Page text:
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Battle of Hanko (1941

See also: Baltic Sea campaigns (1939–1945)
The Battle of Hanko (also known as the Hanko Front

Soviet passenger ship Iosif Stalin, used for evacuation of troops
from Hanko in November 1941, was damaged by a mine on 3
December 1941 and captured by the Germans.

1 Background
Remains of dugouts in the forest on the Hanko peninsula, just
east of the town of Hanko.

As part of the 1940 Moscow Peace Treaty which formally
ended the Soviet-Finnish Winter War, Hanko was leased
to the Soviet Union as a naval base. The civilian population was forced to evacuate before Soviet forces arrived.
The leased area included several surrounding islands, several coastal artillery sites (among them the important fort
of Russarö), important harbor facilities, and an area suitable for an airfield, which the Soviets quickly constructed.
Troop transport rights from the Soviet Union to Hanko
and back put severe strain on Finnish-Soviet relations,
and played a part both in Finland’s decision to allow German troops to transit Northern Finland, and later, to go
to war with the Soviet Union. Though Hanko had originally been leased as a naval base, ground forces were far
more numerous, with only a small naval detachment being present at the base.

Railway artillery gun TM-3-12. In June–December 1941 they
took part in the defence of the Soviet naval base on the Hanko

2 Operations
At the start of the war, Finnish ground troops quickly
isolated Hanko and its 25,300-man Soviet garrison.
Though Mannerheim initially declared that liberating
Hanko would be a primary goal of the war, Finnish troops
in the area did not receive authorization to attack the base.
Instead, as the Finns had built the Harparskog line on the
border of the leased area during the Interim Peace, they
moved to occupy these positions. The front remained
mostly static, with action consisting mainly of artillery
strikes and some limited probing or patrol activities on
both sides. Small scale naval and amphibious actions took

or the Siege of Hanko) was a lengthy series of small battles fought on Hanko Peninsula during the Continuation
War between Finland and the Soviet Union in the second
half of 1941. As both sides were eager to avoid a major,
costly ground battle, fighting took the form of trench warfare, with artillery exchanges, sniping, patrol clashes, and
small amphibious operations performed in the surrounding archipelago. A volunteer Swedish battalion served
with Finnish forces in the siege. The last Soviet troops
left the peninsula in December 1941.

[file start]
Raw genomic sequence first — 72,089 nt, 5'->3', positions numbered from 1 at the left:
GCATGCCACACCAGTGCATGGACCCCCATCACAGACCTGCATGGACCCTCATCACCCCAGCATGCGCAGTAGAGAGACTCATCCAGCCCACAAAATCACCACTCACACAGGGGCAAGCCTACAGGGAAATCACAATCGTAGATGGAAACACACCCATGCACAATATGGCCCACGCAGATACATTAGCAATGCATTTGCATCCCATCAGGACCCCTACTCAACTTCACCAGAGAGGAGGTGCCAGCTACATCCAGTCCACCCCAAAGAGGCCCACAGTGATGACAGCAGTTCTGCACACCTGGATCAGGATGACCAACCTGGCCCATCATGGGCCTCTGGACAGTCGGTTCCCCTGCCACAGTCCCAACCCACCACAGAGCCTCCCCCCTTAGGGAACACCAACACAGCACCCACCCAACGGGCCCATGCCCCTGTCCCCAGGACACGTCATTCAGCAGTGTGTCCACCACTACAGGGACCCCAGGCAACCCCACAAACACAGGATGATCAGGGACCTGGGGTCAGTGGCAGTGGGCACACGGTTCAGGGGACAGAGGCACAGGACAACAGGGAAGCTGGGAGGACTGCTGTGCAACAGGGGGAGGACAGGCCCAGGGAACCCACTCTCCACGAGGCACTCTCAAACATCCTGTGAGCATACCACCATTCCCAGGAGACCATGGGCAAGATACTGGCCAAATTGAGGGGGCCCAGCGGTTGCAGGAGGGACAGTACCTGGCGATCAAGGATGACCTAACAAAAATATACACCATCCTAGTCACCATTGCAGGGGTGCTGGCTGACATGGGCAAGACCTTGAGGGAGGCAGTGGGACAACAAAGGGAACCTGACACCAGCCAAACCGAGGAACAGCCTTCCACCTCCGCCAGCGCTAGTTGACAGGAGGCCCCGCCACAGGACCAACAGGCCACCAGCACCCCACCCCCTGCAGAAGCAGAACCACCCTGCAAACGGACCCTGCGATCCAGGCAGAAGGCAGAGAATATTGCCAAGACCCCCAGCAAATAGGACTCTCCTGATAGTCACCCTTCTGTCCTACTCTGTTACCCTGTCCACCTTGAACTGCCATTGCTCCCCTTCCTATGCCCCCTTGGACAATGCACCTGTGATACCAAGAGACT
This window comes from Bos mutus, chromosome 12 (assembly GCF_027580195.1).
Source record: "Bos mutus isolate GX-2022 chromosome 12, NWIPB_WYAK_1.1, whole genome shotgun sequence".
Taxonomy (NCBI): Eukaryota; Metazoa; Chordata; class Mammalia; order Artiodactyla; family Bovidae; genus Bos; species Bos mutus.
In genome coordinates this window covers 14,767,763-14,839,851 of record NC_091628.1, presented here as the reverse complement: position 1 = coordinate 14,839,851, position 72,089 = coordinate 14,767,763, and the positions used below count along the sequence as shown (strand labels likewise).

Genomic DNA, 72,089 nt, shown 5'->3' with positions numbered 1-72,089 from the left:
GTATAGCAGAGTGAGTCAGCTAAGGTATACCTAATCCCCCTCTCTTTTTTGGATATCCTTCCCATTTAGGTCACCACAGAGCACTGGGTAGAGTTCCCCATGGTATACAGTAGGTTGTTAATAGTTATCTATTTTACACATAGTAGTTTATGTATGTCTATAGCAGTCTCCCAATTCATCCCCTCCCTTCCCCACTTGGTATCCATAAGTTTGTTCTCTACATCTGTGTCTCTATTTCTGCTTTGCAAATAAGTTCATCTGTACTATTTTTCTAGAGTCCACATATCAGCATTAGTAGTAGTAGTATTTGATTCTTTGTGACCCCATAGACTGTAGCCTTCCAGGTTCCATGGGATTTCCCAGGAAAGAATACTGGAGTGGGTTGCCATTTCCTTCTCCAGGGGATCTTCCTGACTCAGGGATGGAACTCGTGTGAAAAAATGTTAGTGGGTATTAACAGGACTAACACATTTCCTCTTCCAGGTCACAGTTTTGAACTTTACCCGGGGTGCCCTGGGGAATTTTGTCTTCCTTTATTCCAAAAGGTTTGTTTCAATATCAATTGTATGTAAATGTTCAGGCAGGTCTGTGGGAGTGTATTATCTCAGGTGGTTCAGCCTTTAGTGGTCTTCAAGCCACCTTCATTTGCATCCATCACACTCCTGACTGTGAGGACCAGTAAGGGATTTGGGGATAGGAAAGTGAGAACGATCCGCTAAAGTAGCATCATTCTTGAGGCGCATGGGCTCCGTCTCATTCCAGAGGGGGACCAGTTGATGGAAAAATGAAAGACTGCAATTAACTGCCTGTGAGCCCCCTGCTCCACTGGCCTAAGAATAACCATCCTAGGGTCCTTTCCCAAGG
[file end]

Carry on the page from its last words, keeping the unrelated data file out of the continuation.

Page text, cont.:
was successful. which managed to transport roughly 23. Putting up fierce resistance. I. Finnish and USSR 1940–1945. due both to strong Soviet resistance.lib. Finnish forces surrounding the base initially consisted of the 17th Division. and supporting units. the Finns managed to retain control of the lighthouse while summoning help from nearby naval forces and coastal artillery. and had made it problematic for freighters to 3 References reach the Finnish ports of Helsinki and Kotka. Jörgensen. as territorial gains remained negligible.3 Evacuation The evacuation of Hanko was performed in several convoys. allowing safer passage. G (1952). VoenIzdat. In the morning Finnish reinforcements were able to force the remaining Soviet raiders to surrender and drive their naval support away. pp. These problems. but it wasn't un. Soviet naval forces performing the evacuation suffered heavy losses from minefields. the 17th Division. minefields outside of the gun range of Russarö to allow freighters to reach even the Eastern ports. with matewar: the German campaigns in Norway. Christer (2002). which had made up the bulk of the besieging force.1941”. in addition to the rapid German advance on the southern shore of the Gulf of Finland. was transferred to East Karelia. muistelmat. Chris. “Battle of Bengtskär 26. as Finnish sentries believed the approaching boats to be German minesweepers. p. Finnish troops entering The Soviet base at Hanko. its accompanying coastal fort the area found it heavily mined. Retrieved 11 February 2011. 370–372. By the end of the summer. which often failed to detonate on impact). In autumn 1941 the order was given to evacuate Hanko. til the Soviet evacuation that they were able to clear the [2] more secure coastal sea-lane. Helsinki: Meriupseeriyhdistys/Otava.07.2 3 place in the surrounding archipelago. As Finland lacked the resources to transport enough goods over [1] Mann. however. performed in the middle of the night in foggy conditions. [3] Birgitta Ekström Söderlund. and the minefields laid to protect the Soviet Baltic Fleet had hindered Finnish and German naval activities. 1941. 2. troops and most of their light equipment and supplies had been removed by December 1941. “Sotatoimet Hangossa 1900–luvulla (Finnish)" (PDF). 1971 (http://militera. [7] “Evacuation of Hanko” . claiming several Soviet supply vessels. Heavier equipment which couldn't be readily moved was sabotaged or destroyed in place.1 Amphibious operations Both Finnish and Soviet coastal forces conducted numerous small-scale amphibious operations in the archipelago surrounding the Hanko Peninsula. The first of the these clashes took place at the beginning of July 1941. between October 16 and December 2.html) [5] Kimmo Nummela (2007). Finnish efforts to blockade the base from the sea were less successful.[2][6][7] at Osmussaar. the 4th Coastal Brigade.000 troops to Leningrad. Kabanov На дальних подступах (Russian). and withdrawing from them under fire was extremely hazardous. which had a lighthouse and was thus an important observation post. 76. Ian Allan.[2] REFERENCES assault against the Finnish island of Bengtskär.2 Battle of Bengtskär Main article: Battle of Bengtskär After capturing the small island of Morgonlandet in July 1941. The fighting continued throughout the night. The fleet suffered casualties from Finnish minefields and coastal artillery. Soviet forces launched a small-scale amphibious [4] S. In general the operations had little effect on the overall battle. and to equipment failures (such as torpedoes used by Finnish submarines. ISBN 978-0-7110German minesweepers had opened a sea-lane through the 2899-9. Fighting on these small islands was often fierce. Base personnel. Hitler’s Arctic land this caused severe logistical problems. Mannerheim. Retrieved 2010-05-23.[5] 2. losing 3 destroyers and 2 large transports (Andrei Zhdanov and Iosif Stalin) as well as several smaller vessels. Finland and the rial stuck in seaports on the Western coast. toinen osa. Helsinki: Otava.[2] Kijanen. 2. Suomen Laivasto 1918–1968 II. the small garrison recovered si1/index.[2] Minefields laid on the sea lanes leading to Hanko and the surrounding waters were more effective. active operations ended the following October. [6] Mannerheim. Kalervo (1968). caused the base to lose its importance and made it an untenably heavy burden for the Soviet Baltic Fleet. The initial landing.